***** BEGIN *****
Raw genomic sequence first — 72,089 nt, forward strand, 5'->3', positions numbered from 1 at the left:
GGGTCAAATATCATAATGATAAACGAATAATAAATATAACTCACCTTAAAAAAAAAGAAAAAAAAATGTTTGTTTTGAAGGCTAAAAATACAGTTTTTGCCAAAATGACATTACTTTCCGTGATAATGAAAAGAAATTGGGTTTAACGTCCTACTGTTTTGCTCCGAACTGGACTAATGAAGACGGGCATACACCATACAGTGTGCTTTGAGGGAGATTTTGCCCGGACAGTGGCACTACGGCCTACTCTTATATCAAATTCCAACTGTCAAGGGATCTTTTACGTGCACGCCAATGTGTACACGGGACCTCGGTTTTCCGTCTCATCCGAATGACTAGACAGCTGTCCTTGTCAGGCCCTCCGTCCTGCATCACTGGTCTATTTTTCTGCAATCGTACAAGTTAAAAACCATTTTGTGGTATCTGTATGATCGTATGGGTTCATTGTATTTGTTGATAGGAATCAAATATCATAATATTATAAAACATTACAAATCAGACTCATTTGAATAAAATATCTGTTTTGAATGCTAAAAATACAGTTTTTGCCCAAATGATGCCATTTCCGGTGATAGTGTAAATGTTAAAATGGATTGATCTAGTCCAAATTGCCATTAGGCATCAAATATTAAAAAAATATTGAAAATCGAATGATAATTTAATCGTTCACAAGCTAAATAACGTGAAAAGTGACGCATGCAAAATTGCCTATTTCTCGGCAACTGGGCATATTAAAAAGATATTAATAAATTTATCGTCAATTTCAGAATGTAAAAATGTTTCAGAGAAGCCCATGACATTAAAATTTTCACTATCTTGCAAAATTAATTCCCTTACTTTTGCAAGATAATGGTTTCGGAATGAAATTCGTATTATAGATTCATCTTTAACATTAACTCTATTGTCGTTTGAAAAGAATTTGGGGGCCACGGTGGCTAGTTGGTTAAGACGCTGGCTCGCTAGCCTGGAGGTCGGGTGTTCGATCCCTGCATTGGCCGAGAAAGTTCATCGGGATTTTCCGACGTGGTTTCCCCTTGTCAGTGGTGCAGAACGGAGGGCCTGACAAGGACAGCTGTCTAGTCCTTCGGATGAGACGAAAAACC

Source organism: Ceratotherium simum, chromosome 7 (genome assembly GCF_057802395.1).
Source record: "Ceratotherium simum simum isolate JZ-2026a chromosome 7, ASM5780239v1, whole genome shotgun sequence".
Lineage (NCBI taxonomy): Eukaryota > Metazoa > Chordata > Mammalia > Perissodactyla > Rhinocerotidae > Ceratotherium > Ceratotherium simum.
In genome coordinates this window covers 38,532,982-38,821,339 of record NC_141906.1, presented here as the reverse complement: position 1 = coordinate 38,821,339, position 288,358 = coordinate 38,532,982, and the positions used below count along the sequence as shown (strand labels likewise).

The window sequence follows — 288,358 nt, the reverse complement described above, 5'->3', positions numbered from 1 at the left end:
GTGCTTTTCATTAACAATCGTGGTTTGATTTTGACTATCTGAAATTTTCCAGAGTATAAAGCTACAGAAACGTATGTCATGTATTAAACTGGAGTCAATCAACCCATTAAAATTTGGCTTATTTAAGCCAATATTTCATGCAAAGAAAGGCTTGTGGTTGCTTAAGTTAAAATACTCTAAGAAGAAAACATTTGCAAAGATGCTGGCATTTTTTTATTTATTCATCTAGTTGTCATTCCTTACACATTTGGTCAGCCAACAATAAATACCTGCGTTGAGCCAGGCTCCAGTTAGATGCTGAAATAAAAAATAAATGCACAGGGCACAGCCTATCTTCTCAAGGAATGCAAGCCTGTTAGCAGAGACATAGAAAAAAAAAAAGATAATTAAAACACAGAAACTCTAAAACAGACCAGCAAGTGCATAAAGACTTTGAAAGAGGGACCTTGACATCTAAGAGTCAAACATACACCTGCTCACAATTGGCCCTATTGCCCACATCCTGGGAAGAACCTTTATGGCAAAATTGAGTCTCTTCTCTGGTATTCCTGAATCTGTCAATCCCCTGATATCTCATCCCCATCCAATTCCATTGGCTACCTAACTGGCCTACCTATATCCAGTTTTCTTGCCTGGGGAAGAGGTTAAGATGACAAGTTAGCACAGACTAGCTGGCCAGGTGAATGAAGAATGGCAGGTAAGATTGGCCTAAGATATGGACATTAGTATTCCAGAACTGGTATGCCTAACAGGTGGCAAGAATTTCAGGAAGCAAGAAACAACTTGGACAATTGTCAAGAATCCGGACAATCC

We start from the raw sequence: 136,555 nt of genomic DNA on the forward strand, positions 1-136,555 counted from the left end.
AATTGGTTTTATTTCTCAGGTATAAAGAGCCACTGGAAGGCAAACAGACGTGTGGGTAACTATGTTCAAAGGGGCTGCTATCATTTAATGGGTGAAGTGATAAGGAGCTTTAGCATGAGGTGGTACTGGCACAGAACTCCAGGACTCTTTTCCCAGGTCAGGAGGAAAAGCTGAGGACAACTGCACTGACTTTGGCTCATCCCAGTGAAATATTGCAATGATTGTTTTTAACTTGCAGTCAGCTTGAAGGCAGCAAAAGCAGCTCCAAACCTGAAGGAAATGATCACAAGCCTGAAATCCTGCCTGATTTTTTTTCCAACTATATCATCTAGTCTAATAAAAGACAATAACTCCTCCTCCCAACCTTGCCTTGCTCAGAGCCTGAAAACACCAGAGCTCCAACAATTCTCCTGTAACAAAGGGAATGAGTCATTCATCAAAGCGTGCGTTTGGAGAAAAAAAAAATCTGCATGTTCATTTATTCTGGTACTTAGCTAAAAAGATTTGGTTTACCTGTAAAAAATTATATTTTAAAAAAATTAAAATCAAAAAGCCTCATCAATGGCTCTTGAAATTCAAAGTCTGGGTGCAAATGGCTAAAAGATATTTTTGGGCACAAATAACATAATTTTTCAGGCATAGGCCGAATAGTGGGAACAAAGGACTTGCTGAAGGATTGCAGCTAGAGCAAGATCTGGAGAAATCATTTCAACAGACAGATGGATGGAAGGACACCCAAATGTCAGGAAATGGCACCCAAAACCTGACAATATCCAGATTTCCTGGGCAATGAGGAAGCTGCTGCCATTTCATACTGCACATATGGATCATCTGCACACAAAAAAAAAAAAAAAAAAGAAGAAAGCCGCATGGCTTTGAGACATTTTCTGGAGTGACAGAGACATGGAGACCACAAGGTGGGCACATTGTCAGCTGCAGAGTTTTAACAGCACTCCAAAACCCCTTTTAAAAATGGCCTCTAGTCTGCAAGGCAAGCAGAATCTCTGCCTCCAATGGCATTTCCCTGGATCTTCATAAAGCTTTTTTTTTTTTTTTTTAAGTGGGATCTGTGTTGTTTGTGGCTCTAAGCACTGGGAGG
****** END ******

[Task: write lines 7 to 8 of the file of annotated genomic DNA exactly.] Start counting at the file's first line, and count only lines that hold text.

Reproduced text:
The window sequence follows — 288,358 nt, the reverse complement described above, 5'->3', positions numbered from 1 at the left end:
GTGCTTTTCATTAACAATCGTGGTTTGATTTTGACTATCTGAAATTTTCCAGAGTATAAAGCTACAGAAACGTATGTCATGTATTAAACTGGAGTCAATCAACCCATTAAAATTTGGCTTATTTAAGCCAATATTTCATGCAAAGAAAGGCTTGTGGTTGCTTAAGTTAAAATACTCTAAGAAGAAAACATTTGCAAAGATGCTGGCATTTTTTTATTTATTCATCTAGTTGTCATTCCTTACACATTTGGTCAGCCAACAATAAATACCTGCGTTGAGCCAGGCTCCAGTTAGATGCTGAAATAAAAAATAAATGCACAGGGCACAGCCTATCTTCTCAAGGAATGCAAGCCTGTTAGCAGAGACATAGAAAAAAAAAAAGATAATTAAAACACAGAAACTCTAAAACAGACCAGCAAGTGCATAAAGACTTTGAAAGAGGGACCTTGACATCTAAGAGTCAAACATACACCTGCTCACAATTGGCCCTATTGCCCACATCCTGGGAAGAACCTTTATGGCAAAATTGAGTCTCTTCTCTGGTATTCCTGAATCTGTCAATCCCCTGATATCTCATCCCCATCCAATTCCATTGGCTACCTAACTGGCCTACCTATATCCAGTTTTCTTGCCTGGGGAAGAGGTTAAGATGACAAGTTAGCACAGACTAGCTGGCCAGGTGAATGAAGAATGGCAGGTAAGATTGGCCTAAGATATGGACATTAGTATTCCAGAACTGGTATGCCTAACAGGTGGCAAGAATTTCAGGAAGCAAGAAACAACTTGGACAATTGTCAAGAATCCGGACAATCC